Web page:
I would suggest to remove " support and help " category or rename it to something else. Also deleting the existing support requests. Google will take this as a support forum ( because of the existing content and category name ) and will bring more support requests here.
Removing “Community” from the name would help too - IMO Most users acquaint Ubuntu’s Community as a general help forum. Naming it something else might help remove any confusion.
Yes indeed! Maybe something like “Developer Community” or… “Technical Community” I am not good with names
Well, there are other valid non-technical communities and subjects that are valid here: LoCos, Documentation, etc.
Since there’s already a giant banner that specifically refers support querants to appropriate help venues, I suspect changing the name won’t have a big effect redirecting them. Indeed, names like “Technical Community” and the like may attract more of them.
Quick Google Test of “Ubuntu help” and “Ubuntu support” using an Incognito Window: discourse.ubuntu.com is not on the first page of english-language results for either term.
I’m NOT rejecting the idea of changing category name, deleting closed threads, renaming the entire discourse site, etc. I’m simply saying that we need to clearly identify the problem(s) that we’re trying to solve before generating solutions.
We want new folks to drop by and poke around, and share ideas. The occasional foolish question or drive-by feature request is one of the prices we pay for our openness. One answer: Feel free to be more generous with your flagging…and with your ‘like’ button. A friendly community attracts more collaborators and contributors.
We don’t want to make people go disappointed from this site. When someone has an issue with their OS, they will be desperate. They won’t notice anything when they see Ubuntu colours all around. No matter how politely we say that this is not the place, we will end up hurting them.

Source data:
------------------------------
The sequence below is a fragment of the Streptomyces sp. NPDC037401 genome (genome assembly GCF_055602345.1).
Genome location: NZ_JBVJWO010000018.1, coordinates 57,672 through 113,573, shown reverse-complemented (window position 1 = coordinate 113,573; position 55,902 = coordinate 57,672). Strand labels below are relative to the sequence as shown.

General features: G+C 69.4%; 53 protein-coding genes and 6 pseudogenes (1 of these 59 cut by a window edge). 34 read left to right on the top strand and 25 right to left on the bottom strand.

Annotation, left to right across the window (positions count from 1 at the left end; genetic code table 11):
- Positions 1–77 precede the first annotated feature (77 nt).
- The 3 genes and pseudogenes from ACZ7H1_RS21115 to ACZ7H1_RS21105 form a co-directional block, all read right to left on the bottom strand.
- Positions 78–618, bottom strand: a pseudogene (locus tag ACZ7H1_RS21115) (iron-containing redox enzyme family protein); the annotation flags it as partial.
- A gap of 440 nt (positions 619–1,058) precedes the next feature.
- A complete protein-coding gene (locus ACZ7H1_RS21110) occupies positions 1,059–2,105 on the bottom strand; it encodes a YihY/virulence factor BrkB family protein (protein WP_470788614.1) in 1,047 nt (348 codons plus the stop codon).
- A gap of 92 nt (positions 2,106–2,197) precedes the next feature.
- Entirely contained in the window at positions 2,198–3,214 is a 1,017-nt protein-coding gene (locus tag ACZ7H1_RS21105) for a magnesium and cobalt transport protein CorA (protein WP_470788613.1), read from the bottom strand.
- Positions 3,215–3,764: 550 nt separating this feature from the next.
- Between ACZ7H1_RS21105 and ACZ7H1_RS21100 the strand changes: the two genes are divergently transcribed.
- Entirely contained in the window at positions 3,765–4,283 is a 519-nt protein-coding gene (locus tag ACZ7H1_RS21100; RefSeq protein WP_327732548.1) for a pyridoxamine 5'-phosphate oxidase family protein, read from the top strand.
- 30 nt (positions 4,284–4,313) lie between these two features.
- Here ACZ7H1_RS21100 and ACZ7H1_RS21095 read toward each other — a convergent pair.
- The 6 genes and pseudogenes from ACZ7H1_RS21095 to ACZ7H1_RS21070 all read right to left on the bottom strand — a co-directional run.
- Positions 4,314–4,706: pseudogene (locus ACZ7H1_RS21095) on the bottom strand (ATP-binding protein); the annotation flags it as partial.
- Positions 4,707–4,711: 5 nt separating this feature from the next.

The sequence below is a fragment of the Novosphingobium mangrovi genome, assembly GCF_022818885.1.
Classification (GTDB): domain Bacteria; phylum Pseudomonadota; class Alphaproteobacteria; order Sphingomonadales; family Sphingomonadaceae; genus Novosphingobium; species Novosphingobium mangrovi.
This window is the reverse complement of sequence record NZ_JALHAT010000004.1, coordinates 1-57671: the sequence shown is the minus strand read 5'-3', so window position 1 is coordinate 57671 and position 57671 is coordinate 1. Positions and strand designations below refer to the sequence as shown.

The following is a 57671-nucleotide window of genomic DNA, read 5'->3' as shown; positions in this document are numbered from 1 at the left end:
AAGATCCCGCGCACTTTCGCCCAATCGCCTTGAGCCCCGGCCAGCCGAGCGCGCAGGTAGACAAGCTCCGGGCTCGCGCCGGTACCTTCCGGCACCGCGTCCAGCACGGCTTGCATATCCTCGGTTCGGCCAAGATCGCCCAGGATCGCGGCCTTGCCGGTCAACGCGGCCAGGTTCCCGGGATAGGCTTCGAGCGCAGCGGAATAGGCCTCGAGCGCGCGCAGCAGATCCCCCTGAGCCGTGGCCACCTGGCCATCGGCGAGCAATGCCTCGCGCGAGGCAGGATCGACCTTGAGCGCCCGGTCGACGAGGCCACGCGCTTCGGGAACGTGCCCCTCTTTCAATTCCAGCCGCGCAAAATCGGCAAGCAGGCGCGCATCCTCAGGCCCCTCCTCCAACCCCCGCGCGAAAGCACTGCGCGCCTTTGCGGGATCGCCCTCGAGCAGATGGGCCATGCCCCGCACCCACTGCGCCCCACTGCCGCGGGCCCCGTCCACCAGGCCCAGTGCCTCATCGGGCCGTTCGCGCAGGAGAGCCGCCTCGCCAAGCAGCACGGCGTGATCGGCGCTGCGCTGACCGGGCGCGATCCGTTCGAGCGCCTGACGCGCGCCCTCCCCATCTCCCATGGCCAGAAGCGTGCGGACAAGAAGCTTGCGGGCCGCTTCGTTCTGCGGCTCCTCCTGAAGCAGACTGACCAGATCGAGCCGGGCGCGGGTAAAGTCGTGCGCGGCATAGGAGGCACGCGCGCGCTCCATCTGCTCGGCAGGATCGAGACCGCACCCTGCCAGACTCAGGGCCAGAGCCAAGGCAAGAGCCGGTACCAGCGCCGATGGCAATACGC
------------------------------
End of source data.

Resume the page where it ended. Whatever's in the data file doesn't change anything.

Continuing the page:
I mentioned about removing closed threads and renaming category because those are established SEO tricks with Google.
What good is that if they’re turned away? They won’t revisit! It’s a very confusing message marketing wise.
Community across the entire Ubuntu brand screams GET HELP HERE as your support forums are all marked “Community”, to the best of my knowledge. If I’m wrong, I don’t mind being corrected.
I have a feeling that there is no more wise marketing in Ubuntu.
Old users would tinker around, or ask, and they know where to ask, and that some times a solution won’t come through. The new triers would be quite unhappy, if their question is not answered and the post is closed. Allright, we say ask somewhere else and give them the links, but the question that arises on the new trier’s mind is why can’t I get an answer from those, who create the distro.
We are telling them to go to other fora to ask the users. How can we be sure that other users can give a right solution? Anyway, support and help category doesn’t either support, nor help. So, why keep one?
I have another one…
What about “Contributor Community” ?
Nearly all posts last few days (weeks) are only asking for help, and which get closed eventually. Shouldn’t this category be closed permanently?
People rarely post in this category.
What happens is that when we close something, because people apparently can’t read, this is where we put them - other options are 1 - delete them (don’t like that idea) 2 - leave them where they are cluttering up usable categories.
As far as I’m concerned - no it shouldn’t be closed permanently.
Under which section should we flag support posts? They are not spam nor inappropriate. And they are not irrelevant to the title and first post…
Shouldn’t we add another option in the flag dialogue for support posts?
And maybe someone could create a discourse bot to automatically close and move them…
Flag it as off-topic.
Don’t expend effort flagging obvious new threads that we will immediately discover anyway.
I’m not sure a bot is appropriate. We try to send querants gently toward a useful resolution, and sometimes that means personalizing the message so they know a real human listened to them and gave them specific advice for their problem…